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Take a floating plug and you have one of the greatest fish catching lures ever. They look like a fish, they act like a fish and fish like to eat them. But the plug is simply a tool that we anglers use to catch fish and what we do with that plug is often the difference between catching a bunch and catching a little. Now there are sinking plugs and suspending plugs and they have they're rightful spot, but if you're like me and can only spend so much money on fishing tackle, the first plugs I would buy are floaters. The reason is that they are versatile and can cover pretty much all fishing situations.
They can be fished fast on active fish, slow on inactive fish, cranked deep to find the bottom dwellers and twitched shallow to find the hunters. Given a little creativity, the floating plug covers practically all fishing situations. Here's how I get it done.
Early and late in the day pike, walleye and trout like to come shallow to eat and all of them are fish eaters. That makes fishing with plugs a natural choice. Be it baitfish or smaller gamefish such as perch or whitefish these fish offer the incentive for the bigger fish to push in shallow and hunt.
When it comes to trout and low light fishing, I hunt actual fish because many trout will prowl and feed in water so shallow that, with a little patience and a keen eye I can see individual fish moving about. This is especially true on the calm waters typically experienced in the mornings and evenings. Once a fish is located, I quietly slide on in to about 30 feet and pitch a small floating plug near the feeding fish. The disturbance and a quick one or two twitches is often all that's needed to get the trout to charge on over and hit the plug.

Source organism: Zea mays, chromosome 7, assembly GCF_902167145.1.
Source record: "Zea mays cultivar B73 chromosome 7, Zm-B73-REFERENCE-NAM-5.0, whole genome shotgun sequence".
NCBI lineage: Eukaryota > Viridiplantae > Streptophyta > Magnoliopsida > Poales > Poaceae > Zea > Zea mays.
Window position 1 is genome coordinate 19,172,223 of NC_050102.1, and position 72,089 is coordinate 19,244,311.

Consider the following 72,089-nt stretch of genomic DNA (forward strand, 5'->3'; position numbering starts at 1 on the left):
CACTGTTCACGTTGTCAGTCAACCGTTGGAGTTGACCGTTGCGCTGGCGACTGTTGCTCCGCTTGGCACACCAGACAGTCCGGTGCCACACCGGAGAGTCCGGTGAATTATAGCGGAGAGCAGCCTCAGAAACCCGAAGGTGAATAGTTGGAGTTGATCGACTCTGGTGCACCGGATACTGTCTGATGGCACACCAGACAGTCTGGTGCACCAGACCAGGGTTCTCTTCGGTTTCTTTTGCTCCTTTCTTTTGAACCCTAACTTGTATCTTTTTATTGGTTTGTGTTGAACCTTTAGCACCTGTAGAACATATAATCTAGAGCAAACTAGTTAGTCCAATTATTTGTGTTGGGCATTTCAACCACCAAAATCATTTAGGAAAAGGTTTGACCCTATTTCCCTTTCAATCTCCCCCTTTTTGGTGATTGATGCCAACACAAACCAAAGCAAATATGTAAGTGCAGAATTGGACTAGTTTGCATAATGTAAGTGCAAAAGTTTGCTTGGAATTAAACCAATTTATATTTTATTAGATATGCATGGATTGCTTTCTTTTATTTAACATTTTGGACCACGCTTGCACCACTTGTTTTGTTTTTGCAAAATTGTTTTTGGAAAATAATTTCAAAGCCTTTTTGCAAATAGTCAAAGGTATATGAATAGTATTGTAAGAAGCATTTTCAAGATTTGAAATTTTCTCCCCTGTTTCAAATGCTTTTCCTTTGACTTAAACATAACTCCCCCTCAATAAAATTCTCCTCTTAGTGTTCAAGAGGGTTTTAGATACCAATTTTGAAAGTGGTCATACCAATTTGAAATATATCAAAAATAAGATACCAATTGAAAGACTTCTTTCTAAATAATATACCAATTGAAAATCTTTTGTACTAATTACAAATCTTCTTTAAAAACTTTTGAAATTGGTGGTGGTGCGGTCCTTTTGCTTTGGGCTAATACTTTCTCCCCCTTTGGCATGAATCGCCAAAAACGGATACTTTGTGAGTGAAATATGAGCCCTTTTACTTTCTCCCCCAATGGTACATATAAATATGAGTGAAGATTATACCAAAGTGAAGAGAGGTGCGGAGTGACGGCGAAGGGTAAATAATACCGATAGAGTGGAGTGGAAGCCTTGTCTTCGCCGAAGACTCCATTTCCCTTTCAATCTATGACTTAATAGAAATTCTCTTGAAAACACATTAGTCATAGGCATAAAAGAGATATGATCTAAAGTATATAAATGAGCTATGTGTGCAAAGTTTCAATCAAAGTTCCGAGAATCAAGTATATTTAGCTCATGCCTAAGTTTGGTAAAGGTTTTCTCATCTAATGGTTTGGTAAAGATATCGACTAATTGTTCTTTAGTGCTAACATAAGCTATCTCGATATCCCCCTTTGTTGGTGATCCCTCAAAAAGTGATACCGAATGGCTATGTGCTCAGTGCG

When it comes to pike and walleye, I do more searching and prospecting, thoroughly covering productive water. Because most of my success with pike and walleye is near bottom, I'll pick a deep diving plug and crank it down so it maintains continuous contact with the bottom. I concentrate my fishing efforts on the shallow flats that are close to deep water. After that I'll look to working the edges of prominent points and then I'll move on to prospecting the deeper edges of weedbeds. Somewhere in one of those three locations I will typically find a consistent bite.
Plug Tweaks and Tricks
Just because these fancy lures are all shiny and new out of the tackle box, don't feel compelled to leave the lure as is. With a few tweaks the lure can be better than ever. For one, on smaller plugs the middle hook is sometimes too small to do a good job so I replace the middle hook with another one a size or two larger. This will dramatically improve hook ups. Some plugs come with a three hook set up which, in my opinion is one treble hook too many. It's harder on the fish and more dangerous to the angler. My solution is to remove the center of the three trebles and convert the front hook to one that is one size larger. While I only have two trebles instead of three per the original lure, I find that I hook and hold most all fish that bite..
If I find that I want an extremely shallow running plug I will pull out my Leatherman multi tool and hack a chunk right off the front plastic diving bill. That's right, I saw off a real good chunk. What that does is allows me to manufacture an excellent shallow water twitch bait that can be fished in inches of water. Sometimes that's where the fish are and I'm not shy about doing what's needed to get to them. And if I find when I'm fishing that the plug tracks to one side, I'll pull it in and ever so slightly, bend that metal eye on the nose of the plug in the opposite direction, which should make the plug run true.
Floating plugs are amazing lures that catch fish. My favorites have to be the Rapala original and shad patterns, the bomber long A's, the Storm, the walleye diver and finally the reef runner. They've all been good to me. Fish eat fish, and where ever this happens a plug is a guarantee to get some to bite.